2011 Valley Land Fund Youth Photo Contest

Her image is the butterfly in upper left corner.

Well, the 2011 youth nature photo contest is in the books and the one hundred thirty three contestants that participated had a great awards ceremony last night (Aug 18). The 2011 contest was a different format and unlike last year, there were no placings per category, which still leaves me wondering what the categories were for to begin with. As it turns out, there was one portfolio winner per division (congratulations to my friend Hector Astorga whose daughter took that prize in Division I) and then a total of twelve winning images (four per division) were selected for inclusion in the VLF Contest Calendar.

His image is the alligator in the top row.

I’m proud to announce that both of my kids had a winning image selected for inclusion in the calendar. Of my two children, my son was the first announced and I was happy but praying the next one called would be my daughter. I think it was more relief than happiness when I heard my daughter’s name and saw her image on the screen. My sisters and nieces claimed to have been screaming with joy but honestly, I was so nervous and relieved that I never heard a thing. The kids were excited and made a fast dash to the podium to pick up their prize winnings.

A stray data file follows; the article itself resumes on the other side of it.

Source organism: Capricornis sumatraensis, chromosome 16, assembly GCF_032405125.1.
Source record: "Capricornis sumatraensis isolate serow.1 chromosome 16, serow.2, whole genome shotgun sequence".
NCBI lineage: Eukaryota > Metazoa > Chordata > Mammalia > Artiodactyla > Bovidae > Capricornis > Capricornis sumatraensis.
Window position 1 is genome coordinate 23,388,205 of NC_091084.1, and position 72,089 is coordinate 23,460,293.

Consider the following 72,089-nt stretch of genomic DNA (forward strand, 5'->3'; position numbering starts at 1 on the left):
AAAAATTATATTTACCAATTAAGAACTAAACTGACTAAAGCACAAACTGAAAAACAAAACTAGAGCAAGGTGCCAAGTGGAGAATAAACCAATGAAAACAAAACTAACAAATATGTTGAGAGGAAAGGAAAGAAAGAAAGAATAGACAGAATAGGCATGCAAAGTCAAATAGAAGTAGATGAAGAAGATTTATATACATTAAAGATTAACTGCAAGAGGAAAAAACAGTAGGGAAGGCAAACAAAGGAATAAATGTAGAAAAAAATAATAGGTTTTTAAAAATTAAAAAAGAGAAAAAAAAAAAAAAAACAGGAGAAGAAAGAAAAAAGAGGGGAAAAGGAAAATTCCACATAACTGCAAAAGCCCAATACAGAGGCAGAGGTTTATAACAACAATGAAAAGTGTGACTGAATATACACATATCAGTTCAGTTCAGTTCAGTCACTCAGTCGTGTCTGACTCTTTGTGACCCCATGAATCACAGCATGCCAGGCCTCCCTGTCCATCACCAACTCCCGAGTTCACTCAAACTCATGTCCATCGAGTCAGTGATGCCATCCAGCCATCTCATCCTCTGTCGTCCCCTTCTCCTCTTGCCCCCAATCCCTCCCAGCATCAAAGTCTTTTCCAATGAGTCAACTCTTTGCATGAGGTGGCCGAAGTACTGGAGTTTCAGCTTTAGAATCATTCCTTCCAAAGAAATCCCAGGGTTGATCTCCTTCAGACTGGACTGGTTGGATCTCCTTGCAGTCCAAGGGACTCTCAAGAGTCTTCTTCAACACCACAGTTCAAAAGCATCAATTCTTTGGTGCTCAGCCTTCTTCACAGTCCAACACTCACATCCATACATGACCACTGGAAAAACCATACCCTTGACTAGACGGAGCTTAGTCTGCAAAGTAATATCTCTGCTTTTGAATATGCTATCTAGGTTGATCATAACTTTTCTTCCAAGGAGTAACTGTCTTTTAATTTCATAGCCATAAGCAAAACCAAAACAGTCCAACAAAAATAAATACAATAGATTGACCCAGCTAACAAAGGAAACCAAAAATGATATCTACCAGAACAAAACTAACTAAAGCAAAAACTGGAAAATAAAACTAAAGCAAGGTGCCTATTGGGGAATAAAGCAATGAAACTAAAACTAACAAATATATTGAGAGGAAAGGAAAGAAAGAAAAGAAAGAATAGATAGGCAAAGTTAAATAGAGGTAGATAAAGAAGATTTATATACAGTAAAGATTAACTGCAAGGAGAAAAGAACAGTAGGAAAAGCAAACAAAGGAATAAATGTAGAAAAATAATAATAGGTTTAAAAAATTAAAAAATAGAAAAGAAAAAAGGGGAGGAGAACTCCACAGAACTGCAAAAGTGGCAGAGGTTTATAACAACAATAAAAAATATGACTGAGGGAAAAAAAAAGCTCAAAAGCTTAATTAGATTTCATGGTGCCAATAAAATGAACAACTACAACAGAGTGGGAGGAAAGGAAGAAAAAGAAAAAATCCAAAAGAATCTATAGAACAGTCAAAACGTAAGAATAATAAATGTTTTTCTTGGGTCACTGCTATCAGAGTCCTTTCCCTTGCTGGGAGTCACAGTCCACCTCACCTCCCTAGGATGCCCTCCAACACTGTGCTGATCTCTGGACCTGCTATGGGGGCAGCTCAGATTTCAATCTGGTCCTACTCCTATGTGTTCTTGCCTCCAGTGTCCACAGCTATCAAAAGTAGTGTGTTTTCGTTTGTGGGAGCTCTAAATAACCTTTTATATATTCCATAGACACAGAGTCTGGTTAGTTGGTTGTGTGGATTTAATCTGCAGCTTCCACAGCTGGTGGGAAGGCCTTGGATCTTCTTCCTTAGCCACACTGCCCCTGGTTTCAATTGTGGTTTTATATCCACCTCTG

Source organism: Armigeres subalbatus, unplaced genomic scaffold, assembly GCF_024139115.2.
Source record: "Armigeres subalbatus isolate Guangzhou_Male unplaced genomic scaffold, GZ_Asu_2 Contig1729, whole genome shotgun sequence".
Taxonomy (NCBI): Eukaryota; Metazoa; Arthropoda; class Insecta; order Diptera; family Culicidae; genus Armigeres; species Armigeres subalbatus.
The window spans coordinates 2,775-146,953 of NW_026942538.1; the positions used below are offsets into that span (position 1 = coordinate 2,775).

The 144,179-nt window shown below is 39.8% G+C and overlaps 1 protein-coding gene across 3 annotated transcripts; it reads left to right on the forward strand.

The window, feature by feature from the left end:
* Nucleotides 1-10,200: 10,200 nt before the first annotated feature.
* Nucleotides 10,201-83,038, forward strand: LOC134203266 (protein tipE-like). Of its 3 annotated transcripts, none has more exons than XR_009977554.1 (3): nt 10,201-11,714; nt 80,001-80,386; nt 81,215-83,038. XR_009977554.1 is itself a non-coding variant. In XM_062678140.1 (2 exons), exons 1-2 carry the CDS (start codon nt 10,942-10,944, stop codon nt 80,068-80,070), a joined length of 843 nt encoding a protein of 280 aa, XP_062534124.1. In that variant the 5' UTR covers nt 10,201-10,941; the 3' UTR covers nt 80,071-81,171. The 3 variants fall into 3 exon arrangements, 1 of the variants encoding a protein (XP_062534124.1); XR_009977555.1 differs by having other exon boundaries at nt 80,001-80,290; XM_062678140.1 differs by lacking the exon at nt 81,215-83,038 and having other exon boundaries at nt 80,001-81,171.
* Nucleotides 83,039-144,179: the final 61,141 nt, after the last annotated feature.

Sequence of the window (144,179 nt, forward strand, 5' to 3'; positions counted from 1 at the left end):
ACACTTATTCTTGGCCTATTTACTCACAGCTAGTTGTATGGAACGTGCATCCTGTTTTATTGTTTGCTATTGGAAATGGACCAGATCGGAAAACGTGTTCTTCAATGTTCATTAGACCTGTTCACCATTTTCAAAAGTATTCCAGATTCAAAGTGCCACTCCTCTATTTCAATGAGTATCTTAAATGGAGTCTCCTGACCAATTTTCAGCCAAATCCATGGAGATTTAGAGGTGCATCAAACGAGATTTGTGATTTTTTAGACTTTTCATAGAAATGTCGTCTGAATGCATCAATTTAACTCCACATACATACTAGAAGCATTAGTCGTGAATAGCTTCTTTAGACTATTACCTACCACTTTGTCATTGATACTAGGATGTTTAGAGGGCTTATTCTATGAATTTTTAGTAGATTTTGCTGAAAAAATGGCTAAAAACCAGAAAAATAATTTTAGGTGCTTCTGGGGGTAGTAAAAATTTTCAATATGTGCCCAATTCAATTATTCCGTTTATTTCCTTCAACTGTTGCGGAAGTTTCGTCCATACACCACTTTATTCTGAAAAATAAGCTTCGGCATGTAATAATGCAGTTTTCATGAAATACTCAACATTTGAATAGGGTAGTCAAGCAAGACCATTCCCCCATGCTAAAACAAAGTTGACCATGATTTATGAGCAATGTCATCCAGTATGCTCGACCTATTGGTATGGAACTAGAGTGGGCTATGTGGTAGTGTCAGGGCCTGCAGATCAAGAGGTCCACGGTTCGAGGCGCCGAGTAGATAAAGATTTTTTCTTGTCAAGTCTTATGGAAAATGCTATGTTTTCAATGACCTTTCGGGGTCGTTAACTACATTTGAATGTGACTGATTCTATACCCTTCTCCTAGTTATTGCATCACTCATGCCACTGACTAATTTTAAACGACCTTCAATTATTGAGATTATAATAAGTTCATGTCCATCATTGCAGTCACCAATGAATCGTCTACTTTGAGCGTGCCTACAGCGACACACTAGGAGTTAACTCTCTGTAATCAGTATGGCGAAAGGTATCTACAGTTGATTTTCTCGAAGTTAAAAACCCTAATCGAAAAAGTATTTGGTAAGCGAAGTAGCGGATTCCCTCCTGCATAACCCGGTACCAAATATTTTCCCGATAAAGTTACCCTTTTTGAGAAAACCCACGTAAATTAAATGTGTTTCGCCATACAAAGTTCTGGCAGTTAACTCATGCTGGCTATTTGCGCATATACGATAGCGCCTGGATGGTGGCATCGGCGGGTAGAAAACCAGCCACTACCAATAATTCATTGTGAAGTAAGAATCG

Tey's image is the roadrunner above her.

My niece, Teygan, who was competing in the oldest division (Div III) unfortunately did not have an image selected for the calendar but she did extremely well, especially with only three afternoon photo opportunities. Her roadrunner image was on display at the awards ceremony. They all had a fantastic portfolio of images that I am happy to share below. Needless to say, I’m very proud of each of them.

Andrea’s Portfolio:

Shrimp Boats. Entered in Landscape & Plant Life Category.

White-Winged Dove. Entered in Digital Art Category.

Gull. Entered in Birds Category.

Black-necked Stilt. Entered in Birds Category.

Yellow Sunflower: Landscapes & Flowering Plants Category.

Queen Monarch Butterfly: Other Wildlife Category. This image was selected for the calendar.

Jr. Photographer: Connecting People To Nature Category.

Whitetail Buck. Mammals Category.

Kevin A’s Portfolio:

Sunset Over Laguna Madre. Landscape & Flowering Plant Category.

Sunset Over Laguna Madre. Water Features For WIldlife Category.

Alligator. Other Wildlife Category. This image was selected for the calendar.

White Ibis. Birds Category.

Heron With Prey. Digital Art Category.

Cottontail Rabbit. Mammals Category.

Whitetailed Buck. Mammals Category.

Connecting People With Nature Category: Farm & Ranch Operations

Teygan’s Portfolio:

Neotropic Cormorant. Birds Category

Water Features For Wildlife Category.

Other Wildlife Category.